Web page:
This is the start of a set of blog posts about Electronic Discovery (eDiscovery) and specifically the Microsoft implementation of it in its two Office 365 variations: Core eDiscovery and Advanced eDiscovery. As with most things, we need to start with the foundation.
eDiscovery refers to discovery in legal proceedings such as litigation, government investigations, or Freedom of Information Act requests, where the information sought is in electronic format.
An important underpinning to effective eDiscovery in any organization is information governance. This isn’t just a fluff phrase – not having good information governance in your organization can have real financial consequences. It’s what ensures content is retained for as long as it should and disposed of as soon as it should and is required to meet the legal, regulatory and contractual obligations of your organization.
Example: If your organization is required to remove customer financial records 2 years after the customer is no longer active, you need to ensure this happens. eDiscovery uses search to find relevant content across Office 365 workloads. If an eDiscovery case is launched for a customer, and financial records are found in a SharePoint site extending beyond the 2 year time period, this non-compliance may take the form of legal action and/or financial penalty for your organization.
Good information governance also means less data to search thru in the event of an eDiscovery case. This could translate into less time and fewer resources to review and analyze the results. Referring to the Electronic Discovery Reference Model (EDRM) image below… as the eDiscovery process advances through its phases (from Identification thru Presentation), the goal is to reduce the case search results to contain only the most relevant content once the presentation phase is reached. If you initially have a high volume of content to analyze, this will cost more in both time and resources to check it for relevancy.
Both Office 365 Core and Advanced eDiscovery have intelligent capabilities to help reduce the result set using technologies such as: de-duplication, email threading, relevance, and themes. As good as these technologies are, they don’t negate the benefit of starting with a smaller result set attained thru well-established information governance.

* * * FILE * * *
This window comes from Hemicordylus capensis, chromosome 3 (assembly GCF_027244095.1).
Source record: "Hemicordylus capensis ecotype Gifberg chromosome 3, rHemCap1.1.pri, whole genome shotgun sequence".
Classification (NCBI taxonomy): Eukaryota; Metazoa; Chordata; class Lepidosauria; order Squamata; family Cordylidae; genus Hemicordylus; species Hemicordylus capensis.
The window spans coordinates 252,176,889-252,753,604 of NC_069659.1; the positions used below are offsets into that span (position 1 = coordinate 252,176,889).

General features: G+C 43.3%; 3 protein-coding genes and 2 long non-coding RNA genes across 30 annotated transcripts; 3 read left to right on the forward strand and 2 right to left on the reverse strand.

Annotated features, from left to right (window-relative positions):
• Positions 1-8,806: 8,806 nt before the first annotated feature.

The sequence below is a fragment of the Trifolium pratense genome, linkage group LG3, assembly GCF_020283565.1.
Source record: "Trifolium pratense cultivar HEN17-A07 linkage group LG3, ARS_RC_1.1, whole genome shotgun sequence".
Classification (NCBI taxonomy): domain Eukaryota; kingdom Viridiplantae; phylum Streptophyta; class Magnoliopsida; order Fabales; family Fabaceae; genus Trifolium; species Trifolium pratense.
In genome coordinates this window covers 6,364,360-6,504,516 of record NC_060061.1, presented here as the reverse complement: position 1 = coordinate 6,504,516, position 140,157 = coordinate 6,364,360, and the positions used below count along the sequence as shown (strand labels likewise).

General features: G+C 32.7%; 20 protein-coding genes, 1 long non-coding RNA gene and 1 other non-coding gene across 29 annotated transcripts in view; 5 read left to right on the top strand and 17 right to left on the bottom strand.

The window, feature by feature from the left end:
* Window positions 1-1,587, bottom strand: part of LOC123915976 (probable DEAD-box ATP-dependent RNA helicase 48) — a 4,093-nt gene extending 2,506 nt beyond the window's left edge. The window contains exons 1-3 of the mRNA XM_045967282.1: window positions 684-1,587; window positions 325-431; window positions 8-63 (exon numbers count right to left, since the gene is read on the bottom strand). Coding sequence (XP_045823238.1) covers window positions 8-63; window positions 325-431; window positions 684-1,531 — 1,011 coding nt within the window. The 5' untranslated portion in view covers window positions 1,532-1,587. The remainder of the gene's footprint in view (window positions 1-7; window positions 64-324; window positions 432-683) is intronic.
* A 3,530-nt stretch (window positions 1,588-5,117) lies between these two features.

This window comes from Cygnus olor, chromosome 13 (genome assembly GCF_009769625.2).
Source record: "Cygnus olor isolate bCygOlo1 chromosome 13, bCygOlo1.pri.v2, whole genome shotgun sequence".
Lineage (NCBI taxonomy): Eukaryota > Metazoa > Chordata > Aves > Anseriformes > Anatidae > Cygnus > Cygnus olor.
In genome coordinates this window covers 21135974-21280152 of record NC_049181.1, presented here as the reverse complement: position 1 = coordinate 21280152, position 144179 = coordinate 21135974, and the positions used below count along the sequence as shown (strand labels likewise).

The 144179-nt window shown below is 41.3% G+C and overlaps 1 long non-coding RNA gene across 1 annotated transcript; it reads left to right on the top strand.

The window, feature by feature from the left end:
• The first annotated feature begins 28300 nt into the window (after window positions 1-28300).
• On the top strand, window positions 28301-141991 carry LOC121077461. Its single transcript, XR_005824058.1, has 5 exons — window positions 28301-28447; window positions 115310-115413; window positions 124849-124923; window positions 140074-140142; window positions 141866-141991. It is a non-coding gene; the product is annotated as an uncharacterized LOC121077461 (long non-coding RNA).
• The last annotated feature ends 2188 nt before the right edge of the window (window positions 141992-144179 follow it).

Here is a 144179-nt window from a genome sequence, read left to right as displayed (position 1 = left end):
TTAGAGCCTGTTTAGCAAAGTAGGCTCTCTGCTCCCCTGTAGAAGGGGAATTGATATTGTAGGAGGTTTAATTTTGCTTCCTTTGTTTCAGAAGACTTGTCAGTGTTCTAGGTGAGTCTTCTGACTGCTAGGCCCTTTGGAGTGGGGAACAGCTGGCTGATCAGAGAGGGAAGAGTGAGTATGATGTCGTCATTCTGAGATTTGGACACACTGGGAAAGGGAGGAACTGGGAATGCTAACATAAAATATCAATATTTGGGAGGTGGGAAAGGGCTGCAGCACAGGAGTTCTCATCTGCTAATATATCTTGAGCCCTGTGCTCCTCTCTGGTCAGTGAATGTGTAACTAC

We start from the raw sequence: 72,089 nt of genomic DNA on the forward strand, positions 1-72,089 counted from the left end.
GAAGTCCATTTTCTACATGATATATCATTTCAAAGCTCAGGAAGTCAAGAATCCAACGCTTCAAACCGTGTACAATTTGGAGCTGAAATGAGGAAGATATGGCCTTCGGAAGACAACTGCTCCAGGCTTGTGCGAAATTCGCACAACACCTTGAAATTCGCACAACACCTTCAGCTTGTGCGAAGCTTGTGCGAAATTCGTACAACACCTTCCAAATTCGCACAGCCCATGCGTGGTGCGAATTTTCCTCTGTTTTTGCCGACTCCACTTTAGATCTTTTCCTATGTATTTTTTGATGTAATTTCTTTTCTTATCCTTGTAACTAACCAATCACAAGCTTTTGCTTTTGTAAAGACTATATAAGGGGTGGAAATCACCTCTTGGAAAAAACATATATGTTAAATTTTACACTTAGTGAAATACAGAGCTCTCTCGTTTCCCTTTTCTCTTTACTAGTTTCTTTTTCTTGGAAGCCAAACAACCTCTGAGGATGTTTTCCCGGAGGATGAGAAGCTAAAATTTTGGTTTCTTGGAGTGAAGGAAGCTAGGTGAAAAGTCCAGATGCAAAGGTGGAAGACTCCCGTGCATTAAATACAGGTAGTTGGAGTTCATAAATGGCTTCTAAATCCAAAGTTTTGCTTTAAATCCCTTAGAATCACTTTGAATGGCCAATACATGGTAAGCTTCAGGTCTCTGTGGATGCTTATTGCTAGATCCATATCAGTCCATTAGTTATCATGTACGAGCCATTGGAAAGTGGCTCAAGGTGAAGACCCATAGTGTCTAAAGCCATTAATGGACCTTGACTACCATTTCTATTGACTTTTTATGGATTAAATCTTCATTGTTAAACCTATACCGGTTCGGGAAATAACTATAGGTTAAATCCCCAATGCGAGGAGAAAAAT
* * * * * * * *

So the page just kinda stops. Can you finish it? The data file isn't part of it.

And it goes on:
Tackling Information Governance
Does your organization need to improve information governance across its workloads? You’re not alone. In any organization, there are 3 main groups involved in establishing and maintaining it.
Business information workers – these are the people working with the content daily in your tenant for the sole purpose of getting their work done. They need to understand how to handle content in a safe and secure manner to avoid putting the organization at risk. E.g. apply sensitivity labels to documents, dispose of working copies of documents when the final document is prepared, know how to safely share documents externally, etc.
IT teams – these are the people who implement the technical controls for information management and governance. Across Office 365, this includes technologies like: Azure Information Protection, Data Loss Prevention, Retention, Conditional Access, and Cloud App Security.
Legal, Risk, Compliance teams – these are the people who understand the legal, regulatory, and contractual obligations of the organization and its data. They are responsible for security and data classification schemes, retention schedules, records management, security policies, and much more. At times, these teams work closely with the IT teams as partners in implementing the controls.
It takes a coordinated and intentional effort from the above 3 groups to ensure good information governance practices are adhered to in an organization. Once you’ve established these practices, it will lay a strong foundation for the eDiscovery work to begin.
In the following posts in this eDiscovery series, we’ll dig into how to set up your eDiscovery teams and the different capabilities of Office 365 eDiscovery.
Thanks for reading.
Credit: Photo by Wesley Tingey on Unsplash